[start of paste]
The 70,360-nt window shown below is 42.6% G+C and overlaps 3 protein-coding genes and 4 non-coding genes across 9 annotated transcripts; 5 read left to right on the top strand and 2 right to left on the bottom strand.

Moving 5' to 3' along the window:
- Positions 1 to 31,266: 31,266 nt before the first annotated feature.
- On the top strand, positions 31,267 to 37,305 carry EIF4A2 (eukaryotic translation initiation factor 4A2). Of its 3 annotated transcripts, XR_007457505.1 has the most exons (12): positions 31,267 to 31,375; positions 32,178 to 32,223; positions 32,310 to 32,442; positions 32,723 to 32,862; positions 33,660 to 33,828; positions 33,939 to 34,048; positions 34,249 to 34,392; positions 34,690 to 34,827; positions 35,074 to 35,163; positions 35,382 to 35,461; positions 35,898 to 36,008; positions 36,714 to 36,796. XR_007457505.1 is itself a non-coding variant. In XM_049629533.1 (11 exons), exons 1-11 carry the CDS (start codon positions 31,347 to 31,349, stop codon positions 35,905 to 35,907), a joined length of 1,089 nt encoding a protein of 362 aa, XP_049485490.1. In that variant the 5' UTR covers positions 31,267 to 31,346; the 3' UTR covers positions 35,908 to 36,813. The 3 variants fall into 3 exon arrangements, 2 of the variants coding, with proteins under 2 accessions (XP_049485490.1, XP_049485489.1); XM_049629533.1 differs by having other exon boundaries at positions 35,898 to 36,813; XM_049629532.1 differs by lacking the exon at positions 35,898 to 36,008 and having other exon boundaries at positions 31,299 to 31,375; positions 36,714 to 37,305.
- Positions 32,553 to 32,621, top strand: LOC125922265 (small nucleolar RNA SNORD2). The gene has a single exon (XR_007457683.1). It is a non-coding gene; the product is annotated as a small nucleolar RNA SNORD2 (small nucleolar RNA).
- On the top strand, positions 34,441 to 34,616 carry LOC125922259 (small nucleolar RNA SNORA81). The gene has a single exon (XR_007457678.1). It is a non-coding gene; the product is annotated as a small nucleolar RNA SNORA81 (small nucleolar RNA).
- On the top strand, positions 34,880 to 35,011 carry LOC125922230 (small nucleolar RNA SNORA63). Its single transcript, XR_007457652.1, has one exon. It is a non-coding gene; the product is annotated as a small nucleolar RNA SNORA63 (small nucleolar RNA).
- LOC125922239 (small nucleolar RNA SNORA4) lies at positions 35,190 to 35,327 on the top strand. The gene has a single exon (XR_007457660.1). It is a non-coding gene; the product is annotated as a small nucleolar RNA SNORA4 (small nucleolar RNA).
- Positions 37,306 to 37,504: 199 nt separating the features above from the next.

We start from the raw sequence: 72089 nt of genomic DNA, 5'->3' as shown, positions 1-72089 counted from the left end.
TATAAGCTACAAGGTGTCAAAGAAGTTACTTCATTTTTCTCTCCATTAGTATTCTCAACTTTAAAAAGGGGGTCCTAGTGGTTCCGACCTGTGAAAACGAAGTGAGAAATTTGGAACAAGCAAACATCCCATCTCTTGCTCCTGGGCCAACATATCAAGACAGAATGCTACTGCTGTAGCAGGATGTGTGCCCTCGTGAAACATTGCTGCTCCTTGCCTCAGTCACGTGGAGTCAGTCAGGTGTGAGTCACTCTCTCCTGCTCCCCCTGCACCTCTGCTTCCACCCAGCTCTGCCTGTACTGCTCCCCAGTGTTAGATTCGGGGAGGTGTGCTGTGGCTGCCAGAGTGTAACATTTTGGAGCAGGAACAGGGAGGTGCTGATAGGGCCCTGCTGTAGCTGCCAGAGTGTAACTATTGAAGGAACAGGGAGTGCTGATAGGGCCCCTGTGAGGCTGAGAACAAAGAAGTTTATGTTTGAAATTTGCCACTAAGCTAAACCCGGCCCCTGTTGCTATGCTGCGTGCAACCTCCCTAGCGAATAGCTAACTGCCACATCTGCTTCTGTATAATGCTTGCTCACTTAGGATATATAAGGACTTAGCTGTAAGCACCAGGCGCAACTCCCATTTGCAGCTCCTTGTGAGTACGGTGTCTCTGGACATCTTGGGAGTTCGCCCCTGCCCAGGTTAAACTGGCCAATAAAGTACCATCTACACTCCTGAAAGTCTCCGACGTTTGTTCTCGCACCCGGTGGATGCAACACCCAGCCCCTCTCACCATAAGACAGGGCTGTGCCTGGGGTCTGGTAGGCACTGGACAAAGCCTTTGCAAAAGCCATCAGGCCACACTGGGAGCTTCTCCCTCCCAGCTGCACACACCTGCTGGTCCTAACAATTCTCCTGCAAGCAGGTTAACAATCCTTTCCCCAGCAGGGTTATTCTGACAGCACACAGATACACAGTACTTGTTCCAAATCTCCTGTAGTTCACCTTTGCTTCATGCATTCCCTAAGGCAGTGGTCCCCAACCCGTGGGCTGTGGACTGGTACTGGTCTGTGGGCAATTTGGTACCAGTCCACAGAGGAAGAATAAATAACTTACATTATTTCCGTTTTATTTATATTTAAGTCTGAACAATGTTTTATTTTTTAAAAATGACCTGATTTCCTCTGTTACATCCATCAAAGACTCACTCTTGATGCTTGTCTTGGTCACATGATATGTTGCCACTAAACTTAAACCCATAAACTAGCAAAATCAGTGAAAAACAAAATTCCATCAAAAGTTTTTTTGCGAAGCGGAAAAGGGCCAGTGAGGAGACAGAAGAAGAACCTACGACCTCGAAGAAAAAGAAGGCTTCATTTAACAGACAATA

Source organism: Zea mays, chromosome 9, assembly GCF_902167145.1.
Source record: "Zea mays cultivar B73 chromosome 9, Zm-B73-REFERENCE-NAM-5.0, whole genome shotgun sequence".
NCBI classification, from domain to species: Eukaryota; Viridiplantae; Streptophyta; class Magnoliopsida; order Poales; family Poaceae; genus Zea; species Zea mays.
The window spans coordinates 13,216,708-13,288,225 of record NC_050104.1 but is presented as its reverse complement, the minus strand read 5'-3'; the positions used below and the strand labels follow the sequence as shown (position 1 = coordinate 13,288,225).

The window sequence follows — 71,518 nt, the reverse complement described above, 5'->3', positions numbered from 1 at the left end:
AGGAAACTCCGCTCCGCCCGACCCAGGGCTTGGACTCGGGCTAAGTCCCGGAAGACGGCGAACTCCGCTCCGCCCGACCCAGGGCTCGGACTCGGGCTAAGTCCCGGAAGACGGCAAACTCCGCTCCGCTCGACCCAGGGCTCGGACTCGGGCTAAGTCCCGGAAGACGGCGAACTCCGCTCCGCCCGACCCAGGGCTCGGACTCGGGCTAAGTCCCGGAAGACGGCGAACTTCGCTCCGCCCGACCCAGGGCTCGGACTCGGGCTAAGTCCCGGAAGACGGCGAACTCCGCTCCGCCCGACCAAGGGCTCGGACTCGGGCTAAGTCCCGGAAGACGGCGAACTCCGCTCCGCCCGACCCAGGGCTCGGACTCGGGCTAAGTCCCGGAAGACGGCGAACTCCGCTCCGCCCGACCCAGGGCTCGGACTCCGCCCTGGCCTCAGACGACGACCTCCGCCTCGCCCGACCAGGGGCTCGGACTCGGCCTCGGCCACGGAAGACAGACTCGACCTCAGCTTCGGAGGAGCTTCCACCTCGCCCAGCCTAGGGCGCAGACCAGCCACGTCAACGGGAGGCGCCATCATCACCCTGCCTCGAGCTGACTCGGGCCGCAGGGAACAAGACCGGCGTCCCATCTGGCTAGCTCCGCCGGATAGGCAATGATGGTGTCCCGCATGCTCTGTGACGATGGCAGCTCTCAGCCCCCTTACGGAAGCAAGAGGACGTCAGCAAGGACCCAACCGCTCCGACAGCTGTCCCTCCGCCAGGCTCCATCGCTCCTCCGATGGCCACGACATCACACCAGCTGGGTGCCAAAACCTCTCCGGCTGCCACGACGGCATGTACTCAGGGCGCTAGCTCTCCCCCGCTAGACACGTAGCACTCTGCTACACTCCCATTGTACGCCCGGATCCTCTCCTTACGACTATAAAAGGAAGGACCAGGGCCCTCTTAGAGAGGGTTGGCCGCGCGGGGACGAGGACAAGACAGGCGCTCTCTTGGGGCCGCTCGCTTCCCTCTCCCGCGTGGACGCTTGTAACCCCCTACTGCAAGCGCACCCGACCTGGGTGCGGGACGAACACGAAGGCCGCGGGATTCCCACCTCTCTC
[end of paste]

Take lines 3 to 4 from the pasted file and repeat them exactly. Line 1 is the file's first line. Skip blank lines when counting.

- Positions 1 to 31,266: 31,266 nt before the first annotated feature.
- On the top strand, positions 31,267 to 37,305 carry EIF4A2 (eukaryotic translation initiation factor 4A2). Of its 3 annotated transcripts, XR_007457505.1 has the most exons (12): positions 31,267 to 31,375; positions 32,178 to 32,223; positions 32,310 to 32,442; positions 32,723 to 32,862; positions 33,660 to 33,828; positions 33,939 to 34,048; positions 34,249 to 34,392; positions 34,690 to 34,827; positions 35,074 to 35,163; positions 35,382 to 35,461; positions 35,898 to 36,008; positions 36,714 to 36,796. XR_007457505.1 is itself a non-coding variant. In XM_049629533.1 (11 exons), exons 1-11 carry the CDS (start codon positions 31,347 to 31,349, stop codon positions 35,905 to 35,907), a joined length of 1,089 nt encoding a protein of 362 aa, XP_049485490.1. In that variant the 5' UTR covers positions 31,267 to 31,346; the 3' UTR covers positions 35,908 to 36,813. The 3 variants fall into 3 exon arrangements, 2 of the variants coding, with proteins under 2 accessions (XP_049485490.1, XP_049485489.1); XM_049629533.1 differs by having other exon boundaries at positions 35,898 to 36,813; XM_049629532.1 differs by lacking the exon at positions 35,898 to 36,008 and having other exon boundaries at positions 31,299 to 31,375; positions 36,714 to 37,305.